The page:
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Chaos In Paris During May Day March

Chaos erupted on the streets of Paris as a May Day workers' march saw riots break-out in protest against Marine Le Pen.
Fighting broke out in central Paris during a rally held close to the Place de la Bastille, where protestors shouted ‘Fascists out!’.

They were furious that Ms Le Pen, 48, has got through to the second round of the election to choose a new head of state.

Ms Le Pen will go head-to-head against independent favourite Emmanuel Macron, 39, on Sunday.
"She represents racism and hatred, that’s why we’re opposing her," said one left-wing activist Nicole, aged 22.

"Thousands of us have come out on the street to stand up for justice and decency, and to show our shame at these fascists hoping to take over," she added.

As Nicole smoke police took part in running battles with riot police, who used tear gas and baton charges to try and restrain the crowds.
More than 9,000 police, gendarmes and soldiers were on duty to try and prevent trouble on what is traditionally a day of protest across France.

Today Ms Le Pen addressed National Front (FN) supporters at the Exhibitions Park at Villepinte, north-east of Paris, calling on ‘nationalist France’ to rise up.

Earlier her father, Jean-Le Pen, the convicted racist and anti-Semite Jean-Marie Le Pen, had laid a wreath of Joan of Arc in Paris.

Mr Le Pen, who remains the honorary president of the FN and who is funding his daughter’s election campaign with a loan worth more than £6m, told supporters to vote in their masses.

He was a frequent presidential candidate, and came second to the conservative Jacques Chirac in 1995.

Mr Macron meanwhile taunted his far-right rivals by visiting the spot where her FN supporters murdered a Moroccan immigrant.

Mr Macron paid a moving tribute at the Carousel Bridge, in central Paris, where Brahim Bouarram was killed by neo-Nazis attached to the party exactly 22 years ago today.

At the time Ms Le Pen was an up-and-coming FN politician, having unsuccessfully stood for a parliamentary seat in the French capital.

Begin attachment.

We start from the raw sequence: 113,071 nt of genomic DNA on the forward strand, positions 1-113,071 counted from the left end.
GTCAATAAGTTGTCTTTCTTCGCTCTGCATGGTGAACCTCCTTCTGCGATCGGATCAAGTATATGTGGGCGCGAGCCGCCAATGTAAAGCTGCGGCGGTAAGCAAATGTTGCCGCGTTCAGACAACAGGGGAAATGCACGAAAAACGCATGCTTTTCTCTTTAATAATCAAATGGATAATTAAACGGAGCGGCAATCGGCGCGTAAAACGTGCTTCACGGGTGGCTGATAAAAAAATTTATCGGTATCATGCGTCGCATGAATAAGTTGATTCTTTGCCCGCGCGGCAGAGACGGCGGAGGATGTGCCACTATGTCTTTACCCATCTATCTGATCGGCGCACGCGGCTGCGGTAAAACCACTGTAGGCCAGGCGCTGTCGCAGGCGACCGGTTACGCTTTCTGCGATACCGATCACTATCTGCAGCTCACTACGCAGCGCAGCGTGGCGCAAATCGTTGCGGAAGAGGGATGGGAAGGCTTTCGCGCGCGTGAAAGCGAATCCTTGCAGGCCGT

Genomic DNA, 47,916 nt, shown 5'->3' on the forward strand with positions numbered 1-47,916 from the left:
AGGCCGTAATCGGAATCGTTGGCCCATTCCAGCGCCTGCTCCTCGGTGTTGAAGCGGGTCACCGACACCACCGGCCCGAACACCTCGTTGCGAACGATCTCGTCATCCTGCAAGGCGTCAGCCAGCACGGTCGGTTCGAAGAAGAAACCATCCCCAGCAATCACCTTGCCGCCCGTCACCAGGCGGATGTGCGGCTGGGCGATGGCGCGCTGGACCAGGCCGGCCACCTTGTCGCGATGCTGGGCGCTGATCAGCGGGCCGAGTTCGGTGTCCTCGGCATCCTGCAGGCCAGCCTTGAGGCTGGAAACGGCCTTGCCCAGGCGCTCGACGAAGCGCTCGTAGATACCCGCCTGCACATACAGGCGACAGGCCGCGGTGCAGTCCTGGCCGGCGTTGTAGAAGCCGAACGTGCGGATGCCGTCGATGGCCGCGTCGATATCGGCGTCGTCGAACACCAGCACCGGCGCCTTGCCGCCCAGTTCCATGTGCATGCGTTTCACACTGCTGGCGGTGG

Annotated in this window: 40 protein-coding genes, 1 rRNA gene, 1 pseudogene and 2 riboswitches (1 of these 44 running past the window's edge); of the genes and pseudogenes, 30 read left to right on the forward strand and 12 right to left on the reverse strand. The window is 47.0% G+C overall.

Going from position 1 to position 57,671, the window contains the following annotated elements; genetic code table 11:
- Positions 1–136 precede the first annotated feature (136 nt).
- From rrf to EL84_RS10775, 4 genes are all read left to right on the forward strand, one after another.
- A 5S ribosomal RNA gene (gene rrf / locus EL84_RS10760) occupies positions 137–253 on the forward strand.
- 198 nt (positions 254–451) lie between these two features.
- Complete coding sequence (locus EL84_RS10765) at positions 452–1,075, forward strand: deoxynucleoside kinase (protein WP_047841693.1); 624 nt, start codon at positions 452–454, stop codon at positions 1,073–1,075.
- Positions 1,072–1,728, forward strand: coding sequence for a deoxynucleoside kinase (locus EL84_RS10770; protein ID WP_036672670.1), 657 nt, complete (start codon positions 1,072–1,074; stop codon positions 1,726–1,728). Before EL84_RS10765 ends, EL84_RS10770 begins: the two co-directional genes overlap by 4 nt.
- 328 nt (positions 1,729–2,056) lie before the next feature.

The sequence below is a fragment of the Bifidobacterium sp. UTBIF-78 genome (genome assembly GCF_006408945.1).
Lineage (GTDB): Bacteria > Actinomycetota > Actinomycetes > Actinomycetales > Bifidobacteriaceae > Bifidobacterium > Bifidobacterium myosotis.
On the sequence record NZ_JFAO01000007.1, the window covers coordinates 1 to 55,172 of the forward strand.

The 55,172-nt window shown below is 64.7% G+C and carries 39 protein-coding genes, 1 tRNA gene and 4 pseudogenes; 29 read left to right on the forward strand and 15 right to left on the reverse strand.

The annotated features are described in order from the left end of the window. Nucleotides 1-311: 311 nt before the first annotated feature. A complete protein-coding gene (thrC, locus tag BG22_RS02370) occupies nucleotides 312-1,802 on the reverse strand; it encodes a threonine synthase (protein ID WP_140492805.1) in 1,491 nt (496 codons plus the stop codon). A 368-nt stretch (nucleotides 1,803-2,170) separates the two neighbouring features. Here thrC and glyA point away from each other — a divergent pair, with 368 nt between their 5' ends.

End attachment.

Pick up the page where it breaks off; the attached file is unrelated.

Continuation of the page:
The four men involved in Bouarram’s killing were all in the same FN cortege as Ms Le Pen and her father as they paid homage to Joan of Arc on May Day 1995.

Referring to the Bouarram tribute, a member of Mr Macron’s En Marche! (On the Move!) political movement said: "Emmanuel Macron was determined to honour Brahim and in turn to show what the FN is all about."

Bouarram, a married father-of-two, was first of all attacked by the FN supporters, who chanted racist slogs, before throwing him into the River Seine, where he was left to drown.

His murder – for which four attackers were eventually convicted – caused shockwaves in the middle of the 1995 presidential election, which was contested by Mr Le Pen.

Francois Mitterand, the then Socialist head of state, stopped campaigning between the two rounds as 12000 people gathered on the bridge to pay tribute to Bouarram.

Ms Le Pen, who came second in this year’s first round, has been desperately trying to distance the FN from its xenophobic image.

Last week she stood down as leader of the party, saying she wanted to become France’s first female president as a candidate of the whole country.
But Mr Macron has constantly been reminding people of the FN’s roots, including Ms Le Pen’s personal links with neo-Nazis and Holocaust deniers.

Earlier this month, Ms Le Pen caused outrage by claiming that the French were not responsible for the round-up of Paris Jews during the Second World War.

She is currently trailing in opinion polls, which suggest that the independent Mr Macron will win Sunday’s poll by as much as 60 per cent.







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